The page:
"We have filed the civil action on behalf of the City of Langford and
the legal action has commenced," Troy DeSouza, a lawyer at Dominion
GovLaw LLP, told the Times Colonist on Tuesday.
DeSouza said bylaw enforcement officers plan to serve the injunction
to the dispensary today.
The business has 21 days to respond and if it contests the injunction,
the matter could end up before the courts.
[continues 446 words]
When asked if fentanyl is the now biggest reason to fear recreational
drugs, Valemount RCMP Officer, Chris Gallant said, "To answer the
question simply, yes."
The Valemount Secondary School hosted a fentanyl forum to educate
residents on what fentanyl is, what an overdose looks like and how to
reverse the effects of an overdose. A similar presentation was given
to students earlier in the day.
Principal Dan Kenkel emceed the forum and the panel consisted of the
B.C. Ambulance Service's (BCAS), Dakota Stone, B.C. Emergency Health
Services' (BCEHS) Community Paramedic, Jasmin Gasser, Northern Health
Mental Health and Addictions Counselor, Heather Whalen, Northern
Health Community Health Nurse, Bernita Nesjan, and RCMP Officer, Chris
[continues 578 words]
I'm offended by provincial health officer Dr. Perry Kendall's comments
about giving drug addicts free drugs.
Drug addicts steal to support their habits and we taxpayers, who work
hard for our money, and senior citizens who are suffering on low
incomes are paying for this. It isn't free, it's our tax money! And,
please, I never want to hear that term, "recreational drugs." Nobody
should be using unprescribed drugs and if more start dying over it the
word might get out that drugs are not the thing to do!
It's time to stop making excuses and time to start looking at
supporting those who work hard all their lives, abide by the rules and
pay their taxes - law-abiding citizens.
Bill Blatter, Langley
Dear Editor: Weeks ago a writer from Victoria correctly fingered the BC
government as responsible for the escalating drug overdose deaths. Right
assessment, wrong reason.
The heroin deaths do not result from insufficient support to addicts.
Conversely, the deaths result, ultimately, from the ever increasing,
if unintended, provincial endorsement of this self-destructive
behaviour. The patronizing acceptance of this aberration with the
milksop pronouncements by Interior Heath officials and Minister Terry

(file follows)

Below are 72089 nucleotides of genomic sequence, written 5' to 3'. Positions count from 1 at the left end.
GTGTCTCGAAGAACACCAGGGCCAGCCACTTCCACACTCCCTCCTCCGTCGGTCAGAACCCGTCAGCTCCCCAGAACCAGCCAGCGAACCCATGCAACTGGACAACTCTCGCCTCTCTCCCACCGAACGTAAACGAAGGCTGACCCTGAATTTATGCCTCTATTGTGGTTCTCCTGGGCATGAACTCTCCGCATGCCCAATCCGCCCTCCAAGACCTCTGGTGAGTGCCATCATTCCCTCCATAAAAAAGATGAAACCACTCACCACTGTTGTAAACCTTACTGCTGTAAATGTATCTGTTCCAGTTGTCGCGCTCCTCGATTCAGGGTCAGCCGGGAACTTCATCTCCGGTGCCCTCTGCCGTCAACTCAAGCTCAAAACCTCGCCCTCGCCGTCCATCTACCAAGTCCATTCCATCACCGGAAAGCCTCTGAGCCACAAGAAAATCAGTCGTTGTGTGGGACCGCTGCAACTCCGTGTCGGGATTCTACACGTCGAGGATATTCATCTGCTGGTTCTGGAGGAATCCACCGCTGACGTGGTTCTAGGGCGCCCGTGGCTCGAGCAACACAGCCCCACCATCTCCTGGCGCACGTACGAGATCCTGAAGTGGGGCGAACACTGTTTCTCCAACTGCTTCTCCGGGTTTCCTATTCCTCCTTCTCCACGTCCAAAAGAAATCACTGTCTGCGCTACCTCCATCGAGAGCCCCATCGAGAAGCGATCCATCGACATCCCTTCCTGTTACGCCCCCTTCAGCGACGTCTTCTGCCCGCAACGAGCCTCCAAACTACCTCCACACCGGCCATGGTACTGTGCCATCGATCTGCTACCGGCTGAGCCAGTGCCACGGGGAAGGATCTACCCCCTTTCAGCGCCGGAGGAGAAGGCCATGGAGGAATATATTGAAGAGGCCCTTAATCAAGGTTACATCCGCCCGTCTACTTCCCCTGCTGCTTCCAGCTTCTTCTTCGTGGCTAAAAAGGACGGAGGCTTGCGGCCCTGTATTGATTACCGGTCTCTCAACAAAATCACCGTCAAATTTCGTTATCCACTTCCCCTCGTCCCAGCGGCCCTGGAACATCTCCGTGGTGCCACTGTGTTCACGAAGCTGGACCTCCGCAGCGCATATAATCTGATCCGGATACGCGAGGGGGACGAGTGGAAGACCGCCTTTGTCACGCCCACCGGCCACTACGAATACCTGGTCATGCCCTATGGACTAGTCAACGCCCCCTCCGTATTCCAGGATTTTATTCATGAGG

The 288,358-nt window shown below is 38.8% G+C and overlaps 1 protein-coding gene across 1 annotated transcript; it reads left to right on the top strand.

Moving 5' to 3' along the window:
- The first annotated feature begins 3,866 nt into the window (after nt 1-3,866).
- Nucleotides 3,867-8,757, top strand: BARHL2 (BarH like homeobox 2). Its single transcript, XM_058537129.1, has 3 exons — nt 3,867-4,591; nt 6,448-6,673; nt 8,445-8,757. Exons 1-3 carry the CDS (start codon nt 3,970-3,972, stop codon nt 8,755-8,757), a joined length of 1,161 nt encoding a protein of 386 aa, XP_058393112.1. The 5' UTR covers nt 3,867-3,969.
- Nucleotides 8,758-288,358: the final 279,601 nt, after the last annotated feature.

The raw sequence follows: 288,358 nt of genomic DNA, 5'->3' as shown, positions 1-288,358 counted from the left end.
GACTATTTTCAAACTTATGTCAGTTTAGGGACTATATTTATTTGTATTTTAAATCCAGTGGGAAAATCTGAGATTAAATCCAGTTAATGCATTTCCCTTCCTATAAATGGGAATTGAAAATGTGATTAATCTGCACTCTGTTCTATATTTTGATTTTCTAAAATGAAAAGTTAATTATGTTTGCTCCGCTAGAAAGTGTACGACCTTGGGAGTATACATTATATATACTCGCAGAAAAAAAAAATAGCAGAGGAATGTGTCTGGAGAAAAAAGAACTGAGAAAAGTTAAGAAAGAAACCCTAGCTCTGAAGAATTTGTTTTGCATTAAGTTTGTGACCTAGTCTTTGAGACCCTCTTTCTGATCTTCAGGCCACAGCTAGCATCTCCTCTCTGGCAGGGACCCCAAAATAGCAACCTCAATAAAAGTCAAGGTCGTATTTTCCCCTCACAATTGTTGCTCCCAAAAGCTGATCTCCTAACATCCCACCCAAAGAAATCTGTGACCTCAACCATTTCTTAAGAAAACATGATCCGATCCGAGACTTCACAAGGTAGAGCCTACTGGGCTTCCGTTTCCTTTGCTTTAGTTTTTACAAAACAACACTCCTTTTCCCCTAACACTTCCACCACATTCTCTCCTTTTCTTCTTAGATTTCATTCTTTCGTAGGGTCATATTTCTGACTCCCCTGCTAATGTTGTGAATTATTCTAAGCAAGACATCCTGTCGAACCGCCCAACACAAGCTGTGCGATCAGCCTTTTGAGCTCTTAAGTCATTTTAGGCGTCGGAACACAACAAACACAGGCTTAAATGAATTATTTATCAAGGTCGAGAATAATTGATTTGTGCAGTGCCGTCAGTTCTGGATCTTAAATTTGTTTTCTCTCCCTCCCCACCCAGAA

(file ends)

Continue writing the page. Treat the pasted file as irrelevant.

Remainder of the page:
Lake serve only to justify and legitimatize this suicidal behaviour.
[continues 378 words]
Re: No easy answer to addiction, letters, Feb. 4; and Get addicts off
drugs, editorial, Jan. 28.
So B.C. Health Minister Terry Lake takes "great exception" to The
Sun's editorial assertion that harm reduction policies "send the
message that it's OK to be a drug addict." Unfortunately, his
subsequent discussion is a reiteration of the rationale for harm
reduction, not a refutation of The Sun's assertion.
Any state action that makes it easier to belong to the drug culture
cannot but send a message that is at odds with the deadly danger
there. Many claim irrefutable evidence of a net benefit in
harm-reduction initiatives, but none of their studies have considered
the softening of public attitude pointed out by The Sun.
[continues 88 words]
Gordon Clark's Feb. 6 column contains two errors: He assumes that we
can 1) enforce or 2) educate our way out of this opioid crisis. Such
assumptions have been made for decades and have perpetuated the opioid
The treatment recommendations being advocated today were called for in
Canada in the early 1970s and again in the '90s, but were ignored. We
mustn't miss another opportunity, particularly in the midst of the
current crisis. Treatments we advocate now have worked in Europe and
they can work in North America. We just need the will.
[continues 57 words]
Illicit drug overdoses are claiming lives at rates never seen before,
a trend described by the Island's medical health officer as heart breaking.
"Unfortunately it's not going away and it's not going away any time
soon," Charmaine Enns, Island Health's chief medical health officer,
told city council at its Monday night meeting.
In fact, statistics show that fatal overdose rates are not only not
going away, but they're on the rise.
"We were averaging two opioid overdose deaths a day in the province
(in 2016)," Enns said. "For the month of December we were having an
average of four deaths a day."
[continues 853 words]
Re: "Is free heroin the best route?" editorial, Feb. 7.
Most certainly. After free needles are provided to citizens with
diabetes, everyone gets free legal drugs that are prescribed by